Chicago-based Schirmer Engineering is part of Aon’s Global Risk Control and Engineering Group. sat down with Sean A. Ahrens, Schirmer’s project manager, security consulting and design services, to get his thoughts on security technology and property management. With more than seventeen years experience in the security industry, Ahrens is known for his technical expertise. He sits on a variety of standard setting panels, including Underwriters Laboratories, Security Industry Association (SIA), ASIS International: Commercial Real Estate Council and, most notably, participated previously on the ASIS Commission on Guidelines. Ahrens has also contributed on the forthcoming physical security guideline administered by the ASIS commission on guidelines. He has been responsible for providing security threat and risk analysis, contingency planning, loss prevention, and force protection design and planning and has provided design and construction administration for government, public, private entities that encompass telecommunications, security, video and access control systems. In the first of a two-part series, Ahrens gives an overview of the security industry and the way it affects commercial real estate. How did you start in security consulting?

Ahrens: That’s a long story, but my move to consulting occurred while I was attending Western Illinois University in Illinois. My original goal was to be a canine police officer, but my internship coordinator identified another possibility as a security consultant. Almost simultaneously, and coincidentally, my father sent a newspaper clipping on a security consulting company, with which I interned and later accepted a position. You’re a member of the Commercial Real Estate Council of ASIS International. Can you explain the function or objective of that council?

Ahrens: I have been involved with the Commercial Real Estate Council for approximately four years. The council endeavors to provide a credible and progressive source of information and leadership regarding security, life safety and emergency preparedness issues affecting the commercial real estate industry. It’s one of the best councils ASIS International administers. The council constantly thinks proactively and works to educate the masses. I think that’s why I continue to be involved, because it is a group of “A” people/talent that are constantly thinking outside of the box regarding security for commercial real estate. What are your thoughts on security technology within the commercial real-estate marketplace?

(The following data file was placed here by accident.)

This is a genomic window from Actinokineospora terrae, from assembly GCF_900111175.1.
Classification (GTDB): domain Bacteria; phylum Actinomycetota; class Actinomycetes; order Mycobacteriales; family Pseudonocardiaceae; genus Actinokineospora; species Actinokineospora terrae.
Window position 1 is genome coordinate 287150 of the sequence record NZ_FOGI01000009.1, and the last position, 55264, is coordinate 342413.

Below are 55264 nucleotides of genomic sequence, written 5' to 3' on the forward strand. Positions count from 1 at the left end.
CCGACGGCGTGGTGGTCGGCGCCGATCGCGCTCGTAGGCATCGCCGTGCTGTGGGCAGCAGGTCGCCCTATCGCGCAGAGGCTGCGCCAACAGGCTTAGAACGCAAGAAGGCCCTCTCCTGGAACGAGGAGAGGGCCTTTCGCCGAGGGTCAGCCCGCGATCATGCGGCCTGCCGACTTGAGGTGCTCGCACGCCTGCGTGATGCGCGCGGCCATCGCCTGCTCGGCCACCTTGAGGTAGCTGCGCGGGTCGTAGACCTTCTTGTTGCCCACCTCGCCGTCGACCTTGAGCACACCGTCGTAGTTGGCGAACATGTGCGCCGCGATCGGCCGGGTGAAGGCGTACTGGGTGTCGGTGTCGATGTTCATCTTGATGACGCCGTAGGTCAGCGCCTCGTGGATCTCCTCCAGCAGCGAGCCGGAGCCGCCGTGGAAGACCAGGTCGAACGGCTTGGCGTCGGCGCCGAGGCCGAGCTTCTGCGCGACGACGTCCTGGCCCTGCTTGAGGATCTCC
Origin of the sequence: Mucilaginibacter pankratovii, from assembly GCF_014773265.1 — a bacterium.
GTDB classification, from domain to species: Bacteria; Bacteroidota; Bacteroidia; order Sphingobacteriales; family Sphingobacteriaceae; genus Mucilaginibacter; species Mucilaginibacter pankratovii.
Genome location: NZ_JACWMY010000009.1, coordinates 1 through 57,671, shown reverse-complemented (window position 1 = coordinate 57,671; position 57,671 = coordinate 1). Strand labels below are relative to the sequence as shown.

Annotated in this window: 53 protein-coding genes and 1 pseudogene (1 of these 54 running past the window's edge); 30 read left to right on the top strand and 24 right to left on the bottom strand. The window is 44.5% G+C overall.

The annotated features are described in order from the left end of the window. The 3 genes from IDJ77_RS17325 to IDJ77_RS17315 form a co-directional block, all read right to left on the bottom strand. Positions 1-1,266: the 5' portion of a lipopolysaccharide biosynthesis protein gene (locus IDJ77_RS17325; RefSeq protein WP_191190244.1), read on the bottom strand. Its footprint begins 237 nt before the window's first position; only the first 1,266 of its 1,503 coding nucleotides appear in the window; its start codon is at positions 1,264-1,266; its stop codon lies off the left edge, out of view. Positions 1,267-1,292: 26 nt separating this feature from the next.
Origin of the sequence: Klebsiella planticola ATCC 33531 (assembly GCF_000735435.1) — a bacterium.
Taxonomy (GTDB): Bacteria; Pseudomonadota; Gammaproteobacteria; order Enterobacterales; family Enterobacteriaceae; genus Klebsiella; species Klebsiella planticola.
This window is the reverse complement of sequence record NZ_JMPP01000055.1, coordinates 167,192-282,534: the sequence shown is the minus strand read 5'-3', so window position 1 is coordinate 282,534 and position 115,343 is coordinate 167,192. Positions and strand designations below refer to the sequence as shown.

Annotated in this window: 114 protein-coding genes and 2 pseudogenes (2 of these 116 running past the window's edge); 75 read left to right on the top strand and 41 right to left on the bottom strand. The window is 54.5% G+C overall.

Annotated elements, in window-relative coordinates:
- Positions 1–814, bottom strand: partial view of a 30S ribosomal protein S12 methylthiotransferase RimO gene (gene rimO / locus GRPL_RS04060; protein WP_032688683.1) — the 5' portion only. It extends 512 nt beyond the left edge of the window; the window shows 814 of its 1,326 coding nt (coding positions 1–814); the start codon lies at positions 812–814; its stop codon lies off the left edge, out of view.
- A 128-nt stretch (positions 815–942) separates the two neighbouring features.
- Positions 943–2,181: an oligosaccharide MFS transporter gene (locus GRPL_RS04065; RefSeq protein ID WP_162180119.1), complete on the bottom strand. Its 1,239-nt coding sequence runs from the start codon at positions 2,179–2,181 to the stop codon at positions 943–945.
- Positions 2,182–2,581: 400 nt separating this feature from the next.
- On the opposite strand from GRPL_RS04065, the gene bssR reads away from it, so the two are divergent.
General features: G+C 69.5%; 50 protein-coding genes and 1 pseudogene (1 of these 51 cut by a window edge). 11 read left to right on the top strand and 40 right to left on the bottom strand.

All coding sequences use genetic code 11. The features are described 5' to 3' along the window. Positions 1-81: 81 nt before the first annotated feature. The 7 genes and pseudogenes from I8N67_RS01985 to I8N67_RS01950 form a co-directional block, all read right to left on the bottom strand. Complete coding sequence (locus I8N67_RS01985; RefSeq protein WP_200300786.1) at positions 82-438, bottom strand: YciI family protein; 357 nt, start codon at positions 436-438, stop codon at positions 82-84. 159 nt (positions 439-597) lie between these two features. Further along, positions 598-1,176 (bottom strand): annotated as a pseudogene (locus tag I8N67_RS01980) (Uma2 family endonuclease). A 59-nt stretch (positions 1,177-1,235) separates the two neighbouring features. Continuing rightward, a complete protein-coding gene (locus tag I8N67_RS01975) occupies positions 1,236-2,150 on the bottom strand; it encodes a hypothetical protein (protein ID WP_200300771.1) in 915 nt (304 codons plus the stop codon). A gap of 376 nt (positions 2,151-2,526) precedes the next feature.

Ahrens: Security technology is only one part of the security program. We also need to remember operational security, such as accurate and updated post orders, security policies and staffing. In addition to operational security, there is physical security, such as lighting, keying, doors, windows, landscaping and way finding. Technology is only one part of the program, and I fear that facility executives are not using enough caution, and are being caught up in beta technology or “bleeding edge technology” to replace the operational security program. Technology is gaining a larger role in commercial real estate. But you say facility executives and other CRE professionals should use caution, especially about beta or what you describe as “bleeding edge” technology. Why?

Ahrens: Beta releases of technology, in my opinion, can come in multiple forms. Beta tests can be market driven, standards driven, politically driven, product driven or a combination of all four. None of this benefits a potential buyer. The best way to show the need for caution by facility executives is to look at commercial electronics. Many of us follow technology, as lemmings drawn to a cliff. We just recently saw what I would describe as a beta-test. The emergence of High-Definition technology is sweeping in all markets, but especially in the commercial market. Traditional television-tube technology is stepping out of the mainstream and is being replaced with flat screen/panel technology. This new technology can render and produce images–with the correct source–that were unheard of previously with its predecessor. A format war began, for the purposes to capitalize on the benefits of this new flat panel technology. The war began with High-Definition (HD) DVDTM, and Blue-RayTM disc technology and recently came to an end, when movie production companies chose Blue-RayTM technology over that of the HD competitor for the reproduction of their HD movies. For those unfortunate people who purchased a $200 to $500 HD-DVD player, this outcome would ultimately mean they would need to purchase a Blue-RayTM player to have a similar visual effect that the HD-DVDTM player gave them. It’s a bitter pill to invest monies in technology, only to learn that it was too early. I predict this will occur in the security marketplace and facility managers will be paying more than $200 to $500 to correct the issue.

(Next week: More insight for CRE pros on beta technology)

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